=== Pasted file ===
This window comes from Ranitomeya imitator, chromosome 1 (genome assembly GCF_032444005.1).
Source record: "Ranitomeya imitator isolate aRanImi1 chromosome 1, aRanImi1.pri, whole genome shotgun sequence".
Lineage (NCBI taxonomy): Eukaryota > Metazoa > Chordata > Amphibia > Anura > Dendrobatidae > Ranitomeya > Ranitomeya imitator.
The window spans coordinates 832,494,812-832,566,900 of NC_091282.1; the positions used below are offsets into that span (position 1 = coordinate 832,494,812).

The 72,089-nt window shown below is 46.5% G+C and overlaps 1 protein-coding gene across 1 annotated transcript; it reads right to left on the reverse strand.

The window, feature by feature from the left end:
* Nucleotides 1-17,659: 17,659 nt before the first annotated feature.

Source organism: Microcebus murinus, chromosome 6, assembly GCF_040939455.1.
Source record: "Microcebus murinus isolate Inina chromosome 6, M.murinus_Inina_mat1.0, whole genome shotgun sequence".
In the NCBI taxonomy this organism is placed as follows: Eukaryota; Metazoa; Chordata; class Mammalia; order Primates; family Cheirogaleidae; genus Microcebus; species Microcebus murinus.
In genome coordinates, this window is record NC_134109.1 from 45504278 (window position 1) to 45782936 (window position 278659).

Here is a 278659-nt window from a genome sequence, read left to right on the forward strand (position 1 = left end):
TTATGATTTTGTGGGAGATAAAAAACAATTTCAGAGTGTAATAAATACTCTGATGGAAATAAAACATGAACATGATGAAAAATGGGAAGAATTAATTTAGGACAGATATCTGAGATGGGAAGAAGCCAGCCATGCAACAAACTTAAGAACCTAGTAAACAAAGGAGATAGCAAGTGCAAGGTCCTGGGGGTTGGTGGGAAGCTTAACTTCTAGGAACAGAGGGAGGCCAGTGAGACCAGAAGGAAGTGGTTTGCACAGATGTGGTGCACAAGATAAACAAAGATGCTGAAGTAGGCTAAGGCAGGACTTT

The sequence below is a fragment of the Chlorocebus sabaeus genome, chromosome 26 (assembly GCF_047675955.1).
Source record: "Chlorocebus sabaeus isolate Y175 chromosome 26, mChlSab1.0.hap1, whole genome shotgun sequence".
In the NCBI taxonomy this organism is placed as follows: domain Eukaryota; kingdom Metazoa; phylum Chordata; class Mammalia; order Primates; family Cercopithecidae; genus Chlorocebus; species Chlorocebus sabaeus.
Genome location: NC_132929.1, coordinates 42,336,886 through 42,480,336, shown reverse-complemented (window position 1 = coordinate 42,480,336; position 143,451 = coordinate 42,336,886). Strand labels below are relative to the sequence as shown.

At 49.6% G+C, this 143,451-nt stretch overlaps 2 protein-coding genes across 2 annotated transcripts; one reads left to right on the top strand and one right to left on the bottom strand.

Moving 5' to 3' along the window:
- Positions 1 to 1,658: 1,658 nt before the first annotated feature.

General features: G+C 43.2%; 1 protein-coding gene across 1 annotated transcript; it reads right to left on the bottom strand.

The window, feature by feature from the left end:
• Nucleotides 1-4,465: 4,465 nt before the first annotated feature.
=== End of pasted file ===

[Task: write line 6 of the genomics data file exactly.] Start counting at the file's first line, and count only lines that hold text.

The window, feature by feature from the left end: